See, capitalism is not fundamentally racist – it can exploit racism for its purposes, but racism isn’t built into it. Capitalism basically wants people to be interchangeable cogs, and differences among them, such as on the basis of race, usually are not functional.  I mean, they may be functional for a period, like if you want a super exploited workforce or something, but those situations are kind of anomalous. Over the long term, you can expect capitalism to be anti-racist — just because it’s anti-human. And race is in fact a human characteristic — there’s no reason why it should be a negative characteristic, but it is a human characteristic. So therefore identifications based on race interfere with the basic ideal that people should be available just as consumers and producers, interchangeable cogs who will purchase all the junk that’s produced — that’s their ultimate function, and any other properties they might have are kind of irrelevant, and usually a nuisance.[19]

France as a Social Laboratory for Globalization: Paris as a “Global City”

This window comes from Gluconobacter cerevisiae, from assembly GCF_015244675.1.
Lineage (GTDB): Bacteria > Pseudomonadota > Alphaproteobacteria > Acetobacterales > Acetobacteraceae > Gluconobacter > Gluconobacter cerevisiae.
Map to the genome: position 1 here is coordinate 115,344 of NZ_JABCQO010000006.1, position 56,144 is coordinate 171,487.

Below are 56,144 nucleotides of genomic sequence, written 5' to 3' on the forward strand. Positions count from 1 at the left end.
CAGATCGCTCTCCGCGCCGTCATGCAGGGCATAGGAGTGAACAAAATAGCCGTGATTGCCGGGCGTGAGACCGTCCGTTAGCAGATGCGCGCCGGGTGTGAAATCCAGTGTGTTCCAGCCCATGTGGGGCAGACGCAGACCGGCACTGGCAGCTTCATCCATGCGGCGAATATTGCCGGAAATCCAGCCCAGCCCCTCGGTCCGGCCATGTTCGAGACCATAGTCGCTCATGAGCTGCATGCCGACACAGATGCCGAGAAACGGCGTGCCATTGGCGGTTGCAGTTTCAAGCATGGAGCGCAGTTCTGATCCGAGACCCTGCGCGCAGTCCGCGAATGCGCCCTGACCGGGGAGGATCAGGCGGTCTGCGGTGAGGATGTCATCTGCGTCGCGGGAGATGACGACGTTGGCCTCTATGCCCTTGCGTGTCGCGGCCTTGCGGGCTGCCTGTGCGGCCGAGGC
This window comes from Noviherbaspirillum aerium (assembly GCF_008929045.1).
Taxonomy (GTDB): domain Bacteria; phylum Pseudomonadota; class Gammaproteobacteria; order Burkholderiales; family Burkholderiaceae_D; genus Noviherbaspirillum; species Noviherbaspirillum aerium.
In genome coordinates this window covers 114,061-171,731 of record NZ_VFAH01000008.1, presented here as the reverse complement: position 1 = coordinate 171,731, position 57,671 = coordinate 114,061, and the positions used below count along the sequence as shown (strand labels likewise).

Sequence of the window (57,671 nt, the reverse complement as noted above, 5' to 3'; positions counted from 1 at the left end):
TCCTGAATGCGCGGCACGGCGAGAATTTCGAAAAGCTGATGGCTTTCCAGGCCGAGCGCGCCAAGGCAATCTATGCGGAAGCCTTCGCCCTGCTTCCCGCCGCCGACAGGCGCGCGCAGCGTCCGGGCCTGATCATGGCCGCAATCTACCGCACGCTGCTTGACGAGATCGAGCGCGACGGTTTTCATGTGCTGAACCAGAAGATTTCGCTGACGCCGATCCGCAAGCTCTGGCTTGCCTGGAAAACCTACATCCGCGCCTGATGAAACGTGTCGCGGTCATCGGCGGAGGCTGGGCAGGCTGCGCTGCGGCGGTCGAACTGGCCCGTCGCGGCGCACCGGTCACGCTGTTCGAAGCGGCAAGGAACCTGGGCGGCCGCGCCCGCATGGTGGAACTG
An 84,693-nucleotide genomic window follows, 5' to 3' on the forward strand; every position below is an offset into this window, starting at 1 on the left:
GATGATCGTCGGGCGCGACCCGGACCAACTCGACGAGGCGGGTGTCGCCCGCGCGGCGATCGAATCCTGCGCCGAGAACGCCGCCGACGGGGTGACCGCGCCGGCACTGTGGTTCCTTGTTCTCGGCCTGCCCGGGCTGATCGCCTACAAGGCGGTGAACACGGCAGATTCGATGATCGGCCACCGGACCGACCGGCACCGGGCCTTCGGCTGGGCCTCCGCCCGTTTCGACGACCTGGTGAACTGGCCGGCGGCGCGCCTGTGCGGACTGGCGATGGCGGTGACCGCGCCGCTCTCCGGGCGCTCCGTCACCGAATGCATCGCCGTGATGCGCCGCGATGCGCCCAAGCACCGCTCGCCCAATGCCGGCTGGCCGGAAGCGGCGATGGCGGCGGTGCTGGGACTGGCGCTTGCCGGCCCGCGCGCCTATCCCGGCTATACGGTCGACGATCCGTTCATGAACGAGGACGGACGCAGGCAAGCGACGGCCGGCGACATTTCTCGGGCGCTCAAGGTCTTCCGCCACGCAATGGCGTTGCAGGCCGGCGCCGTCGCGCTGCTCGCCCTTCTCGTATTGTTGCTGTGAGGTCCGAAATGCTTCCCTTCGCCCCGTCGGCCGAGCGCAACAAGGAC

The Rivkin offensive is the latest in a long-time program of undermining French identity. France is a dichotomy of cosmopolitanism as the result of its bourgeoisie revolution of 1789, while nonetheless maintaining a stubborn traditionalism and nationalism, which the globalists term “xenophobia.” It is manifested in even small ways such as the legal obligation of French public servants and politicians to only speak to foreign media in French, regardless of their knowledge of any other language; or the widespread resistance in France to McDonald’s. France, like much of the rest of the world, is however fighting a losing battle against globalization. Jeff Steiner’s column “Americans in France,” refers to the manner by which the French at one time resisted the opening of the American fast food franchise as “part of an American cultural invasion.” Steiner writes:

…That seems to be past as McDonalds has so become a part of French culture that it’s not seen as an American import any longer, but wholly French. In short, McDonalds has grown on the French just like in so many other countries.

I’ve been to a few McDonalds in France and, except for one in Strasbourg that looks from the outside to be built in the traditional Alsacien style, all McDonalds in France that I have seen look no different than their American counterparts.

Yes, there are those that still curse McDo (They are now a very small group and mostly ignored.) as the symbol of the Americanization of France and who also see it as France losing its uniqueness in terms of cuisine. The menu in a French McDonalds is almost an exact copy of what you would find in any McDonalds in the United States. It struck me as a bit odd that I could order as I would in the United States, that is in English, with the odd French preposition thrown in.